DD's bad attitude

(22 Posts)
Cornishmaid77 Mon 05-Nov-18 12:27:51

Morning, so I have a 12 (soon to be 13 year old) and we are really struggling with her attitude. One minute she is lovely and the perfect child then the next minute she just turns and is awful. She has a spiteful tongue and says such hurtful things. It's affecting us as a family and I feel worn down by it. I've tried speaking to her and explaining how she makes me feel but I either get a 'sorry' that means nothing because I know she doesn't mean it or I get told she knows I don't love her and I would rather she didn't live with us. Obviously this is rubbish. She is my world. It's like she wants to control us as a family and make everything about her. I know that her hormones are all over the place but I also know that I didn't bring her up to behave like this towards us. The language she uses is disgusting but I just get told that's how everyone talks at school. I'm finding that I'm avoiding doing things such as days out or making plans for bonfire night etc as she just ruins it but this isn't fair on my youngest. My husband tries but he struggles with the disrespect and this just makes the situation worse. He says it's my fault she's the way she is because I have spoilt her and given her everything. This just causes a row between us and now I just don't know what to do. I feel like I could just run away. I hardly slept last night just worrying about her behaviour. I know that there is no such thing as a perfect family but I just want for mine to be a happy household. Can anyone advise me on how to deal with this or make me feel better by telling me they are in the same boat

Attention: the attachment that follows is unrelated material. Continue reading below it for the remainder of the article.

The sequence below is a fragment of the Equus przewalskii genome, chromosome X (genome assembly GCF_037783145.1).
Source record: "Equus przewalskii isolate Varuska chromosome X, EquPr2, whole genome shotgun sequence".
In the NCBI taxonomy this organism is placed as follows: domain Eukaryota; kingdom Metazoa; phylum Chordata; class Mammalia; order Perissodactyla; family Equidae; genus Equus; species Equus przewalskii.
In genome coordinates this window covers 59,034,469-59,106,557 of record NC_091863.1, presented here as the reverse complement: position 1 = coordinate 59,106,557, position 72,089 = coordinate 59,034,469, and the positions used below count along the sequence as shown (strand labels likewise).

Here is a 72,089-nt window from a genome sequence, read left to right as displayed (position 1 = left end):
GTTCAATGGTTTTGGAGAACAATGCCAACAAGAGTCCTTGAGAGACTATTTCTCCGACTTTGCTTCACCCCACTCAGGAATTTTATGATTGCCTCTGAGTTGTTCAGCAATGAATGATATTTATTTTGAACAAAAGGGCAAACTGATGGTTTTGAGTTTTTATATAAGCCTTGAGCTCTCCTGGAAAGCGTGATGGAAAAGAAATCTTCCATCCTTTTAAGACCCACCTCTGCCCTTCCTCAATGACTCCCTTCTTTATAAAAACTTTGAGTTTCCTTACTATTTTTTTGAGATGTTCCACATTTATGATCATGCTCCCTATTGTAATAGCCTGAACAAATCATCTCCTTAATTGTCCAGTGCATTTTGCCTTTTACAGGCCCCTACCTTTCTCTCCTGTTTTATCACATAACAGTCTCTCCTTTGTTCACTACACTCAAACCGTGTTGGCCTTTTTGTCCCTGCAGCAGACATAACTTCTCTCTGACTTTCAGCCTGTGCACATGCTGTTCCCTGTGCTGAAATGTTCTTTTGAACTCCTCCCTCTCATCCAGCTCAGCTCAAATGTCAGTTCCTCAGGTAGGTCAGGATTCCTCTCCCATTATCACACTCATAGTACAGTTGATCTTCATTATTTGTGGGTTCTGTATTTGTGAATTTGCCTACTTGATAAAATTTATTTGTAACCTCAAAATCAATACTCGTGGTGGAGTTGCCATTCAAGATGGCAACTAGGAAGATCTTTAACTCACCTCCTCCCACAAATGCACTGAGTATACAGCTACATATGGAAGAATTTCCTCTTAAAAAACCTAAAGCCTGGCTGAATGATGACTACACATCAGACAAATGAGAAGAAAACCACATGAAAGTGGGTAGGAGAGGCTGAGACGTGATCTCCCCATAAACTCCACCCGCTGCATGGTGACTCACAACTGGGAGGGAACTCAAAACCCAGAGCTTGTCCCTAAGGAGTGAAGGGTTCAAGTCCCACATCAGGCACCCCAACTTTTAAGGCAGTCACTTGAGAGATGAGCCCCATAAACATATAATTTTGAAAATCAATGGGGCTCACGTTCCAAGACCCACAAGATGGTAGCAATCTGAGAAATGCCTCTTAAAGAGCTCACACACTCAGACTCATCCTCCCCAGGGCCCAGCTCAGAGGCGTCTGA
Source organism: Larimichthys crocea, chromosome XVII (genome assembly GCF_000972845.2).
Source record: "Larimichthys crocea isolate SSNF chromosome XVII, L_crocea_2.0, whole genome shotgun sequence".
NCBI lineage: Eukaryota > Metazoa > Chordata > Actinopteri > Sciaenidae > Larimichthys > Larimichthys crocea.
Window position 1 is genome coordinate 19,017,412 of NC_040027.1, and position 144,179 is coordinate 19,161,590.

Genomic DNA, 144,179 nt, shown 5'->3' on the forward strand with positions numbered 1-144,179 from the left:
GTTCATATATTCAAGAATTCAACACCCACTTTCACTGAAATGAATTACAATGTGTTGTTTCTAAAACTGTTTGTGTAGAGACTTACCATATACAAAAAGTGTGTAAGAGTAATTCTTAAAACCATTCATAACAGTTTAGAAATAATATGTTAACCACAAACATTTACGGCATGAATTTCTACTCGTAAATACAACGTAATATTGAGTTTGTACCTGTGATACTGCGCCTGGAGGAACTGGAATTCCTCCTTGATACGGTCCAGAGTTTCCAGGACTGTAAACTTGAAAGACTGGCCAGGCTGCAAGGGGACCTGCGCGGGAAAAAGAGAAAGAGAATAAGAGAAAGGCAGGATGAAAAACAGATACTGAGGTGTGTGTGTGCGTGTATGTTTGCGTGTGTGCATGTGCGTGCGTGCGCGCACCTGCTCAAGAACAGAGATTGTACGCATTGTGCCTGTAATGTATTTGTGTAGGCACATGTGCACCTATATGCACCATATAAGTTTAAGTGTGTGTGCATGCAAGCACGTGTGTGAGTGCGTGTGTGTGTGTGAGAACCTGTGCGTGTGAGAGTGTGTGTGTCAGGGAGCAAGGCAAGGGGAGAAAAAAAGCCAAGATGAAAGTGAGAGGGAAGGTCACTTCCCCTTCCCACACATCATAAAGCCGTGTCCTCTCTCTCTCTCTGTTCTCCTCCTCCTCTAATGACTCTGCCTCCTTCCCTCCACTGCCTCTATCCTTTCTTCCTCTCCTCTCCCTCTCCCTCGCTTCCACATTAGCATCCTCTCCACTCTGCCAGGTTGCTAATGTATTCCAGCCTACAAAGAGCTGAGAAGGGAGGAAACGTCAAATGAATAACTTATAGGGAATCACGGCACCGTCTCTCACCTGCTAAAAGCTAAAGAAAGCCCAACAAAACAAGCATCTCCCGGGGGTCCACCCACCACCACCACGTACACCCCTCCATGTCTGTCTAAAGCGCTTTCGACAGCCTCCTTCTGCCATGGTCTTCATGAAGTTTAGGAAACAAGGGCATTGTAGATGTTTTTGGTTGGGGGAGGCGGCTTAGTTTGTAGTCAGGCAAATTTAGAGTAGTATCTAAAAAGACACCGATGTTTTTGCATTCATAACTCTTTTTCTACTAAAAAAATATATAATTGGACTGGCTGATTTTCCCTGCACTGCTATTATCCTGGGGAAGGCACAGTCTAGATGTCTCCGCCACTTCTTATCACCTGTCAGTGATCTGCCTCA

OP’s posts: |
Wolfiefan Mon 05-Nov-18 12:32:42

Don’t bother trying to explain how it makes you feel. Consequences. Every time.
She’s your world? Odd comment. She’s a child. She needs to learn boundaries so one day she can go and live an independent life away from you.
And if you are spoiling her? Stop it. It does her no favours.